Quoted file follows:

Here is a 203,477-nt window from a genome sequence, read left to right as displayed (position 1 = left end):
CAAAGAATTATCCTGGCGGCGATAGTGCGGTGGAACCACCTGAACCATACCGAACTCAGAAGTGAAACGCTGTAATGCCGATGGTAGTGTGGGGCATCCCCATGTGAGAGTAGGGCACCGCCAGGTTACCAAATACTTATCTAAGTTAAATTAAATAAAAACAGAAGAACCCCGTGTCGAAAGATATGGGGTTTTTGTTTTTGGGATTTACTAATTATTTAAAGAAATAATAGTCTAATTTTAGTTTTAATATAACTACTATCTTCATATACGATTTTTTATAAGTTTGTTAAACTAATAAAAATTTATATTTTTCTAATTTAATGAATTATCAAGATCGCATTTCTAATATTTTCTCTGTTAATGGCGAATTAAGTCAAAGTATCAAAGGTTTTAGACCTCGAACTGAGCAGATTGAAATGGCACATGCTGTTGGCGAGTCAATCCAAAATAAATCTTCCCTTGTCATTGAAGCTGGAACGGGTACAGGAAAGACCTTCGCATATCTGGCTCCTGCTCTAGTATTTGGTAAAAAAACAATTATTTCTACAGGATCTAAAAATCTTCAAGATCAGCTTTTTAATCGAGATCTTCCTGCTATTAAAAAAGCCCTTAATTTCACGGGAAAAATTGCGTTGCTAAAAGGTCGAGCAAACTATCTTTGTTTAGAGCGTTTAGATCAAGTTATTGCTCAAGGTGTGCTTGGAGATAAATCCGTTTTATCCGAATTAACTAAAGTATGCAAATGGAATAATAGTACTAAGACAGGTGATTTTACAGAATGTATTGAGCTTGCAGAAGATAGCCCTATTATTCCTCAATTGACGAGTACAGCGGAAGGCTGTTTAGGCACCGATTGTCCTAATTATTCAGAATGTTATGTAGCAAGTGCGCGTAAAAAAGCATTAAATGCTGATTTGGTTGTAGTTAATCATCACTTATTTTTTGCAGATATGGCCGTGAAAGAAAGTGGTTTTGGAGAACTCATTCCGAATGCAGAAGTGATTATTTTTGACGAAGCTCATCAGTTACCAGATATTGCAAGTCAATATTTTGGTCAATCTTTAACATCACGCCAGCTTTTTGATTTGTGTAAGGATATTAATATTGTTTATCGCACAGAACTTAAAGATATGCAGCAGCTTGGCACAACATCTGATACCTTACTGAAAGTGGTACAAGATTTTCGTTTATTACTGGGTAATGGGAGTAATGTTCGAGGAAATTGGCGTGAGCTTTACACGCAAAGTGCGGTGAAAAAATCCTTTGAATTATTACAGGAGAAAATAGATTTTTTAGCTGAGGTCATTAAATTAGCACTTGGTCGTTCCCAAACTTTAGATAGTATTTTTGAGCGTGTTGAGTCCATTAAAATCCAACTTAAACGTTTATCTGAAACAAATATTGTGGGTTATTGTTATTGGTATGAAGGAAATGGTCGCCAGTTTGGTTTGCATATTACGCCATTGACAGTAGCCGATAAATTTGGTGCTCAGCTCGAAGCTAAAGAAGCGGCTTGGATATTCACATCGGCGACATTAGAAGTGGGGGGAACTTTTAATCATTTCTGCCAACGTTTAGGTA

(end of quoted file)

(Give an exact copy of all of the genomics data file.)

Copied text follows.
Here is a 203,477-nt window from a genome sequence, read left to right as displayed (position 1 = left end):
CAAAGAATTATCCTGGCGGCGATAGTGCGGTGGAACCACCTGAACCATACCGAACTCAGAAGTGAAACGCTGTAATGCCGATGGTAGTGTGGGGCATCCCCATGTGAGAGTAGGGCACCGCCAGGTTACCAAATACTTATCTAAGTTAAATTAAATAAAAACAGAAGAACCCCGTGTCGAAAGATATGGGGTTTTTGTTTTTGGGATTTACTAATTATTTAAAGAAATAATAGTCTAATTTTAGTTTTAATATAACTACTATCTTCATATACGATTTTTTATAAGTTTGTTAAACTAATAAAAATTTATATTTTTCTAATTTAATGAATTATCAAGATCGCATTTCTAATATTTTCTCTGTTAATGGCGAATTAAGTCAAAGTATCAAAGGTTTTAGACCTCGAACTGAGCAGATTGAAATGGCACATGCTGTTGGCGAGTCAATCCAAAATAAATCTTCCCTTGTCATTGAAGCTGGAACGGGTACAGGAAAGACCTTCGCATATCTGGCTCCTGCTCTAGTATTTGGTAAAAAAACAATTATTTCTACAGGATCTAAAAATCTTCAAGATCAGCTTTTTAATCGAGATCTTCCTGCTATTAAAAAAGCCCTTAATTTCACGGGAAAAATTGCGTTGCTAAAAGGTCGAGCAAACTATCTTTGTTTAGAGCGTTTAGATCAAGTTATTGCTCAAGGTGTGCTTGGAGATAAATCCGTTTTATCCGAATTAACTAAAGTATGCAAATGGAATAATAGTACTAAGACAGGTGATTTTACAGAATGTATTGAGCTTGCAGAAGATAGCCCTATTATTCCTCAATTGACGAGTACAGCGGAAGGCTGTTTAGGCACCGATTGTCCTAATTATTCAGAATGTTATGTAGCAAGTGCGCGTAAAAAAGCATTAAATGCTGATTTGGTTGTAGTTAATCATCACTTATTTTTTGCAGATATGGCCGTGAAAGAAAGTGGTTTTGGAGAACTCATTCCGAATGCAGAAGTGATTATTTTTGACGAAGCTCATCAGTTACCAGATATTGCAAGTCAATATTTTGGTCAATCTTTAACATCACGCCAGCTTTTTGATTTGTGTAAGGATATTAATATTGTTTATCGCACAGAACTTAAAGATATGCAGCAGCTTGGCACAACATCTGATACCTTACTGAAAGTGGTACAAGATTTTCGTTTATTACTGGGTAATGGGAGTAATGTTCGAGGAAATTGGCGTGAGCTTTACACGCAAAGTGCGGTGAAAAAATCCTTTGAATTATTACAGGAGAAAATAGATTTTTTAGCTGAGGTCATTAAATTAGCACTTGGTCGTTCCCAAACTTTAGATAGTATTTTTGAGCGTGTTGAGTCCATTAAAATCCAACTTAAACGTTTATCTGAAACAAATATTGTGGGTTATTGTTATTGGTATGAAGGAAATGGTCGCCAGTTTGGTTTGCATATTACGCCATTGACAGTAGCCGATAAATTTGGTGCTCAGCTCGAAGCTAAAGAAGCGGCTTGGATATTCACATCGGCGACATTAGAAGTGGGGGGAACTTTTAATCATTTCTGCCAACGTTTAGGTA